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U.S. Gasoline Demand Slips to 3-month Low

U.S. retail gasoline demand slipped to a three-month low last week as travel continued to slow with the end of the summer vacation season, MasterCard Advisors said on Tuesday.

Motorists pumped 9.542 million barrels of gasoline per day on average in the week ended Sept. 14, down 1.1% from the previous week, according to the weekly SpendingPulse report.

"It has been four consecutive weeks now that retail demand for gasoline has slipped," said Michael McNamara, vice president of MasterCard Advisors. "It has been coming off the summer peak steadily."

The rate of gasoline demand was the lowest since the week ended June 8, just after retail gasoline prices spiked to a record above $3.20 a gallon.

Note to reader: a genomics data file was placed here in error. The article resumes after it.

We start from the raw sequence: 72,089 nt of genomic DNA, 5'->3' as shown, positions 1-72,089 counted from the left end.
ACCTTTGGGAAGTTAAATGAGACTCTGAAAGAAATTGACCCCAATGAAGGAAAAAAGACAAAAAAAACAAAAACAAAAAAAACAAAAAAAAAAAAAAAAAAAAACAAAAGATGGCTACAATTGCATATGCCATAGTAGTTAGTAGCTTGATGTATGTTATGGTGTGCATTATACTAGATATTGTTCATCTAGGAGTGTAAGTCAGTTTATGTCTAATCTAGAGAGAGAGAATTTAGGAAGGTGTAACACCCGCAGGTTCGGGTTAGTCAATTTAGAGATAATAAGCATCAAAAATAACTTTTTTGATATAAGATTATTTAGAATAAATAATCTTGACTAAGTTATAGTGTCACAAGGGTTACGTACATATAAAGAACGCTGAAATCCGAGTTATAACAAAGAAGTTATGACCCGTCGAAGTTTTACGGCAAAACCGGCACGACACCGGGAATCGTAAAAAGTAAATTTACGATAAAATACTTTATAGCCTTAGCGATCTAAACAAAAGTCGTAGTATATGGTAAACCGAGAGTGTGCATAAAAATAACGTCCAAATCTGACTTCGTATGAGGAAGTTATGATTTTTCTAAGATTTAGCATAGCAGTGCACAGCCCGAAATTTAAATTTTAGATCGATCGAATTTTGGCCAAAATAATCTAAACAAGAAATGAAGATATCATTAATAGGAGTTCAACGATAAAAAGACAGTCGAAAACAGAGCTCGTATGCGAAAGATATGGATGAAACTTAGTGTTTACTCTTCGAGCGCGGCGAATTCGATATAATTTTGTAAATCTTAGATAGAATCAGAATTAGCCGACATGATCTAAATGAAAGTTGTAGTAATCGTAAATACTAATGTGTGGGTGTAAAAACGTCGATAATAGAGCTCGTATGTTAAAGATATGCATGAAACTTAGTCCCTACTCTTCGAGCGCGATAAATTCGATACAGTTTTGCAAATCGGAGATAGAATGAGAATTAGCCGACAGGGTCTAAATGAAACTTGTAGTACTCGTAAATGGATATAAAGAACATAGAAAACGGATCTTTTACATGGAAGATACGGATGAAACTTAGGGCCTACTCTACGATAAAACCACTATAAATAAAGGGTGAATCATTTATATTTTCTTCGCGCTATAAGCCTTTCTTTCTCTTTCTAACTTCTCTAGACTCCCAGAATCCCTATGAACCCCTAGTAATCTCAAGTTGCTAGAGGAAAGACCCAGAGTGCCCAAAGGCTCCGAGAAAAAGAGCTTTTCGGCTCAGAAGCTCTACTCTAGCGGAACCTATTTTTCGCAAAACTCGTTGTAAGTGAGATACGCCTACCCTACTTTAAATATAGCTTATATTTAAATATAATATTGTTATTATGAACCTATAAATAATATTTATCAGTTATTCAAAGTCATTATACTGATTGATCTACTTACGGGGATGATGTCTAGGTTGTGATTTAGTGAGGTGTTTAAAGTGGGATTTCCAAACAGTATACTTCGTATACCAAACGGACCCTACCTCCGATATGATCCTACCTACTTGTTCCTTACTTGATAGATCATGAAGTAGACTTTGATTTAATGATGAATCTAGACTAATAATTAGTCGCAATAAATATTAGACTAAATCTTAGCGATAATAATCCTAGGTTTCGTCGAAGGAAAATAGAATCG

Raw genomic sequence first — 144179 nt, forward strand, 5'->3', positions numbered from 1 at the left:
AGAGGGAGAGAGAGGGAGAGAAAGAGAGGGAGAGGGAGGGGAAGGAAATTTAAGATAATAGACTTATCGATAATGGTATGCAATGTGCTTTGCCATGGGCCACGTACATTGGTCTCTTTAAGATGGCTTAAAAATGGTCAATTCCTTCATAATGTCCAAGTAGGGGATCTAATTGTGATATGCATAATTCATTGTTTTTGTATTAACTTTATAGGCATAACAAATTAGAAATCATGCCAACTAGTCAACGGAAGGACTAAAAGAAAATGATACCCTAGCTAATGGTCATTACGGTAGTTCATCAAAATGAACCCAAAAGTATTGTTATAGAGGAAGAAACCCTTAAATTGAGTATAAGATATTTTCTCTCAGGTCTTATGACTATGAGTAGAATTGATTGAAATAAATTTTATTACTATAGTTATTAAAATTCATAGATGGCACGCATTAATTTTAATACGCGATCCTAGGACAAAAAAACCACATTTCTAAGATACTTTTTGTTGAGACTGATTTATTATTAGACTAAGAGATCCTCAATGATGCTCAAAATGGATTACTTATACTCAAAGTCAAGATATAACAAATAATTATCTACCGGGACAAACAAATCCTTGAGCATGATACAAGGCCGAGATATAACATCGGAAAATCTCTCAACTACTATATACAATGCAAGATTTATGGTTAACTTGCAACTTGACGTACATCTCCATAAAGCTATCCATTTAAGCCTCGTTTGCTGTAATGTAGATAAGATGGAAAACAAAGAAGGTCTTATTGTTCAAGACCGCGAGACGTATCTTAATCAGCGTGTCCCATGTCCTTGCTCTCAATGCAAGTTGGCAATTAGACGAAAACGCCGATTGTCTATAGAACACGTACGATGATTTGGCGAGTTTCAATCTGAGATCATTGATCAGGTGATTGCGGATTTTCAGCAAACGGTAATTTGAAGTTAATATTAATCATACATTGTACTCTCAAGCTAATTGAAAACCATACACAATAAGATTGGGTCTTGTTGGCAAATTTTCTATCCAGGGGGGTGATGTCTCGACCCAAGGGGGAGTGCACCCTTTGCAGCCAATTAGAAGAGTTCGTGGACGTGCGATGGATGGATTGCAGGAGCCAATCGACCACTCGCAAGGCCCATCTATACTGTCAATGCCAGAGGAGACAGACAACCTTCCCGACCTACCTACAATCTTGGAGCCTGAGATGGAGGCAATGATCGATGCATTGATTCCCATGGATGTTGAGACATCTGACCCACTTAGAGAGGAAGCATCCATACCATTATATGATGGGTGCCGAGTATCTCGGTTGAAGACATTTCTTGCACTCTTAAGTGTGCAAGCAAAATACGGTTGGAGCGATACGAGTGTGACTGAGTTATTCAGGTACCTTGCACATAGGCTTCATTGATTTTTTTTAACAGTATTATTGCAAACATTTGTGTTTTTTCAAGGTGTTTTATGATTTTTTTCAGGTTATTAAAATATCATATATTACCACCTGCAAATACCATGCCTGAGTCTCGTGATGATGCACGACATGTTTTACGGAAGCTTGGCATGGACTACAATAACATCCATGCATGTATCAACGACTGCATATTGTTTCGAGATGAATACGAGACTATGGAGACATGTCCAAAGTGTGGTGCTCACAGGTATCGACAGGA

Last week's retail gasoline demand, however, was still 4.0% higher than a year ago, while the four-week moving average was also up 4.0% at 9.699 million bpd, the report showed.

MasterCard Advisors estimates retail gasoline demand based on aggregate sales activity in the MasterCard payments system coupled with estimates for all other payment forms. MasterCard Advisors is a unit of MasterCard U.S. retail gasoline prices, meanwhile, eased 1 cent to $2.80 a gallon on average, according to the report.

The U.S. Energy Information Administration will release its report on nationwide fuel inventories on Wednesday morning.